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April 13, 2011 - Bill Esterson's Westminster Diary
In these tough times, business needs all the help it can get to survive, to grow and to create the jobs Sefton people need.
The behaviour of some banks is a very real cause for concern. The banks caused the financial crisis by lending money to people who could never repay the loans causing a chain reaction around the world which nearly led to the failure of the financial system around the world.
It is therefore unbelievable that the banks are now paying the same outrageous bonuses that they paid for the failures which caused the crisis. It can only be a matter of time before a further crisis is triggered. The payment of bonuses also makes the reluctance of the banks to lend to small business all the more frustrating. And it is not just the difficulties of businesses in borrowing money that causes problems.
My wife has had a problem with Barclays in making changes to the bank account. This problem has been ongoing for seven months, as she has been passed from pillar to post by the relationship manager and by the call centre. All came to a head when she tried to pay the VAT bill. The bank promised but failed to return her calls or reply to her emails. The end result was that she was unable to pay her VAT bill on time, which as anyone who runs a business knows causes real problems.
The question is why the banks can pay massive bonuses having caused the financial crisis but are unable to support small businesses who are trying to kickstart the economy?
I would be interested to hear from anyone who has had difficulties with their bank as the support of the banks is going to be essential in boosting business and creating jobs.
The loss of 1,000 council jobs and the thousands of jobs going in health, fire and police services means that the private sector will have to take up the slack. The fact that so many people are losing their jobs in the public sector makes it that much harder for small businesses and self employed people who rely on public sector staff for their trade.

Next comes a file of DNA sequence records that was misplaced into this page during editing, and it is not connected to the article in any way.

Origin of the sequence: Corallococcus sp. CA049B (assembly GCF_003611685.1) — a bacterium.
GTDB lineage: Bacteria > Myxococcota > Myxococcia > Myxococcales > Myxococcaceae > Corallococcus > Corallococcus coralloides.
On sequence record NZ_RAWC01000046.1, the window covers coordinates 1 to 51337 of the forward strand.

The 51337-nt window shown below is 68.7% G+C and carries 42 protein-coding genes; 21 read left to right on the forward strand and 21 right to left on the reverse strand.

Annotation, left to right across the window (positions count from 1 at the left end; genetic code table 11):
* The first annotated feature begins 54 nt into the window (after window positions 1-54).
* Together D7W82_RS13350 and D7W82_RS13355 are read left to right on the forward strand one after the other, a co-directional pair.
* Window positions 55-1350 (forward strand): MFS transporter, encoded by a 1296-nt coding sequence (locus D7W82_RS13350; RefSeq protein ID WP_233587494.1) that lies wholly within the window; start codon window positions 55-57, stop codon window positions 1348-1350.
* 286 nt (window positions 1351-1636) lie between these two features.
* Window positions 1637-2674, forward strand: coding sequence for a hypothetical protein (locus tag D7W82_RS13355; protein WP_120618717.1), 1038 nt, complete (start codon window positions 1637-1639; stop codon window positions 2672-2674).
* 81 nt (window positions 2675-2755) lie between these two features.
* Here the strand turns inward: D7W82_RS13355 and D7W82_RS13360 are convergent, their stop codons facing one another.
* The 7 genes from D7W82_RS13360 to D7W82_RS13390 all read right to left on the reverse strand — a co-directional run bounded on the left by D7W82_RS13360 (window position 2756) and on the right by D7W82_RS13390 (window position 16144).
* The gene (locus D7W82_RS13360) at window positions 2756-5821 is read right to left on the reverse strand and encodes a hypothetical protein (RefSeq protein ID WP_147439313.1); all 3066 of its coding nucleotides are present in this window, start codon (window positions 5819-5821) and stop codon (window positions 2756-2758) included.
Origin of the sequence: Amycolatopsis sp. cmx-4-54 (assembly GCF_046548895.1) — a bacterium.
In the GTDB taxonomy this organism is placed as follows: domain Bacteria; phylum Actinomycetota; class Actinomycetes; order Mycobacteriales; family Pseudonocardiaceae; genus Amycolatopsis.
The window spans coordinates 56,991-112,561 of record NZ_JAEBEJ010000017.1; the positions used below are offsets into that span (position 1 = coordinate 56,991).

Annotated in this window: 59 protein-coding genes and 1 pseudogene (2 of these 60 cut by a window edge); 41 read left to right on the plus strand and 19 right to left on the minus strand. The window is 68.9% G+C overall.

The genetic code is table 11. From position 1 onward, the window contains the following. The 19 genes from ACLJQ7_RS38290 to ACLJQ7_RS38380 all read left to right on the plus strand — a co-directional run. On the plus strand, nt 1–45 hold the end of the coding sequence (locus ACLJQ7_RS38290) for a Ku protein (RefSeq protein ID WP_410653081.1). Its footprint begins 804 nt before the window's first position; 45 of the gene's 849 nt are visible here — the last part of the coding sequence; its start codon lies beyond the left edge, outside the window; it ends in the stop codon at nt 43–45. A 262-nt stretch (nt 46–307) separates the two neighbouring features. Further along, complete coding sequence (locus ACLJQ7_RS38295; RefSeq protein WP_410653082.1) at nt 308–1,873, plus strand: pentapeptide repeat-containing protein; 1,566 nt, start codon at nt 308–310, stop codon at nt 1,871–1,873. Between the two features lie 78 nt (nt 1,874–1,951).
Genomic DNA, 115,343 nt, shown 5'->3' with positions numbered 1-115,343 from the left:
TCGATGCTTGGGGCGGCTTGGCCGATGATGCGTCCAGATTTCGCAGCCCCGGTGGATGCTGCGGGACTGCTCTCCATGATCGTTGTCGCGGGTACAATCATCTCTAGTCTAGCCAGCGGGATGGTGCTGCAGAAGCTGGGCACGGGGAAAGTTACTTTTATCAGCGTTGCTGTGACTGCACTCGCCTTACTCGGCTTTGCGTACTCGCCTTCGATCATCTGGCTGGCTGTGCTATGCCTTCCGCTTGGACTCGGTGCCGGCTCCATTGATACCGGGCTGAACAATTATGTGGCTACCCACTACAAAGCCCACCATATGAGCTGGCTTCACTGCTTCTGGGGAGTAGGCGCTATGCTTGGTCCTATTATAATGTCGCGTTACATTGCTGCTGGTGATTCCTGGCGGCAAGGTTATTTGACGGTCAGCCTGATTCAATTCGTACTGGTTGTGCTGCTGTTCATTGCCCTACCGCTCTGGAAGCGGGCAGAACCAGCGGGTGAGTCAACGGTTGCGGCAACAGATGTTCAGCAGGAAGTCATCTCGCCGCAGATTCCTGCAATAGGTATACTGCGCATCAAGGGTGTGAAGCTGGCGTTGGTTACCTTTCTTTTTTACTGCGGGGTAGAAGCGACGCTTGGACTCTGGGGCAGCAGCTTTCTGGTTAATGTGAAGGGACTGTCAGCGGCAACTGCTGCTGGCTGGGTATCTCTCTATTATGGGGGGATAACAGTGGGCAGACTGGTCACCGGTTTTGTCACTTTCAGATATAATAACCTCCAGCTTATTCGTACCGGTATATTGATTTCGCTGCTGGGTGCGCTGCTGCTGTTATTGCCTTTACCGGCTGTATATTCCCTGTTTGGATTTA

The economy is still fragile so it will be that much harder for private businesses to grow when there are fewer customers. This is an argument for not making the cuts so fast or so deep but given that the cuts have now started, how can business take up the slack and replace the jobs?
There is less money available in Sefton, the council will have 30% less money for starters so it won’t be easy for the business community and jobs are going to become even harder to find.
History shows us that the role of the public sector is to put money into the economy in tough times until the private sector is strong enough to take up the slack. The cuts have happened before the private sector is strong enough to take up the slack and the consequences are likely to be grim for many people.
One event has helped the economy in Sefton and across Merseyside. The Grand National.
More than 70,000 people were at Aintree racecourse on Saturday, with many thousands also visiting on Thursday and Friday.
Businesses in Maghull, Crosby and Formby had a great few weeks in preparation for the racing. My wife’s hairdresser told us that she had customers banging on the door from 6am each day of the meeting.
The event was great fun for many people and a chance for Merseyside to enjoy the international limelight. After years of trying, I finally picked the winner of the big race. Ballabriggs led from halfway round and kept going to the end.
The celebrations were muted with the sad news of the death of two horses in the race, a timely reminder of the dangers of this exciting event.
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